The Economic Cooperation Organization (ECO) was founded in 1985 to provide members with a platform to discuss ways to improve development as well as promote trade and investment opportunities. Around 462 million people — 6.2 per cent of the world’s population — live within the 10 member states of Afghanistan, Azerbaijan, Iran, Kazakhstan, Kyrgyz Republic, Pakistan, Tajikistan, Turkey, Turkmenistan and Uzbekistan. But at a time when the world trading system is moving towards regional economic integration, ECO remains one of the least integrated trade organizations in the world, making up only 2.1 per cent of world trade.
In March 2017, the 13th ECO summit was held in Pakistan under the theme of ‘connectivity for regional prosperity’ with the broad agenda of reiterating ‘political will and strong commitment for realizing the aims and objectives of the Organization’. The Islamabad Declaration that grew out of the summit envisages doubling intra-regional trade — which currently sits at 8.7 per cent of total trade — in the next three to five years.
The Islamabad Declaration also suggests that member states ‘develop, operationalize and commercialize the ECO intra-regional transit networks as well as corridors connecting ECO region with other regions in line with the ECO rail and road development plans’.
But in order to materialize the lofty aspirations of the Islamabad Declaration, a number of policy challenges facing member states need to be overcome. A study conducted by the Pakistan Institute of Development Economics shows that trade among ECO states could increase by a factor of eight if the ECO Free Trade Agreement (ECOTA) can be successfully implemented. The study also argues that the ECO regions holds great potential for increasing trade in services as the majority of ECO member countries have huge construction, telecommunication and financial service demands. There is therefore an enormous opportunity for member countries like Pakistan and Turkey to step up and become major suppliers of these services.
The success of regional trade agreements like ECOTA depends on three fundamental pillars: a conducive business environment, an institutional framework and physical infrastructure.
Conducive business environments can attract foreign investment and enhance competitiveness not only regionally but also at the global level. But ECO’s ‘ease of doing business’ indicators are concerning. According to the World Bank’s Doing Business Report 2017, most of the ECO member countries have highly restrictive and cumbersome business environments and fall towards the bottom of the list — Afghanistan is ranked 183, Kyrgyz Republic 144 and Pakistan 128 out of 190. Performance of member countries remains poor in dealing with trade across borders and the average cost of imports and exports in terms of administrative compliance is very high.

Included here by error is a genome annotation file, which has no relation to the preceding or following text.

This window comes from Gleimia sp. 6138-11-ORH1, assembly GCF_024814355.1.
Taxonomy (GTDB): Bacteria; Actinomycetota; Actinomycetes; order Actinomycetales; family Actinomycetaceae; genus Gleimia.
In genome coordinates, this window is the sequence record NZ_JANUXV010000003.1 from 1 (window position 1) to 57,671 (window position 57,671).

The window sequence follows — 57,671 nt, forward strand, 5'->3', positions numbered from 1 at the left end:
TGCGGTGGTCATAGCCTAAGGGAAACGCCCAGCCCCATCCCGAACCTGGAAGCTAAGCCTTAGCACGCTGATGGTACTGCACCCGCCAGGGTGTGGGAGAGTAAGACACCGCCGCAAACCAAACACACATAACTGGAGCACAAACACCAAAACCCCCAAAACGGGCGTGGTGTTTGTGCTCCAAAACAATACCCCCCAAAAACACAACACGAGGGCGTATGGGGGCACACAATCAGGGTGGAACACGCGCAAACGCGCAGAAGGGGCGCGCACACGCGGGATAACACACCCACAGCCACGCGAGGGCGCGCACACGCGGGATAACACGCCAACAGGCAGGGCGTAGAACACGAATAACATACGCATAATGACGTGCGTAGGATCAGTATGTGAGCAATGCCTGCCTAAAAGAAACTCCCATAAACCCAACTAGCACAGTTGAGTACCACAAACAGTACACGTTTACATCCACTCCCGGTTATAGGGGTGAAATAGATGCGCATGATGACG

ECO members’ performance in key institutional indicators is also concerning. According to the World Bank’s Worldwide Governance Indicators, Afghanistan is in the lowest 14th percentile for regulatory quality, Iran in the lowest 7th and Tajikistan in the last 2 percentile. The situation is similar for rule of law, corruption, political stability, and violence and terrorism indicators. At a regional level, ECO ranked in the bottom 27th percentile for regulatory quality. In comparison, the South Asian, Europe and Central Asia, and OECD groupings sit in the 30th, 70th and 87th percentiles respectively. As an result of this low institutional quality, ECOTA’s implementation has remained stagnant since it was signed in 2003. Without integrated institutional frameworks in which governments can develop and enforce their own regulations, ECOTA will fail to generate regional welfare.
The role of physical infrastructure in promoting trade and development is well documented. High quality infrastructure reduces transaction costs and increases production efficiency and competitiveness. Despite ECO’s steps to enhance infrastructure quality, it remains one of the major obstacles to boosting trade among member countries. Projects like the Turkmenistan–Afghanistan–Pakistan–India (TAPI) pipeline, for example, are languishing behind schedule. The Global Competitiveness Report 2016-17 shows that most ECO member countries rank low in infrastructure quality.
So to improve regional trade, member countries need to implement two types of reform: physical reforms to improve trade logistics and soft reforms, such as institutional development and investor friendly policies, to boost trade and investment confidence.
One golden opportunity for ECO member countries to increase trade and investment is in the road and rail development projects under the China–Pakistan Economic Corridor (CPEC). All ECO member countries should participate in CPEC projects, which will provide a network to eventually connect all of Central Asia.
Despite knowing and understanding these hindrances, why do member countries fail to implement these reforms? One answer is that political will is absent. Political will provides the basis for implementing reforms. Simply signing a trade document does not produce tangible results. For example, despite sharing a common border, culture and language as well as various bilateral and regional trade agreements, Pakistan and India still fail to reach their potential in terms of bilateral trade.
In broad terms, ECO member countries need to look closely at their domestic investment and trade environments and implement necessary reforms, such as reducing tariffs and removing non-tariff barriers, to create a more conducive setting for trade with their ECO neighbors.
Nasir Iqbal is Research Director at Benazir Income Support Programme (BISP) and Saima Nawaz is Assistant Professor at COMSATS Institute of Information Technology, Islamabad.
This article first appeared at the East Asia Forum. Click here to go to the original.
Filled under: Economy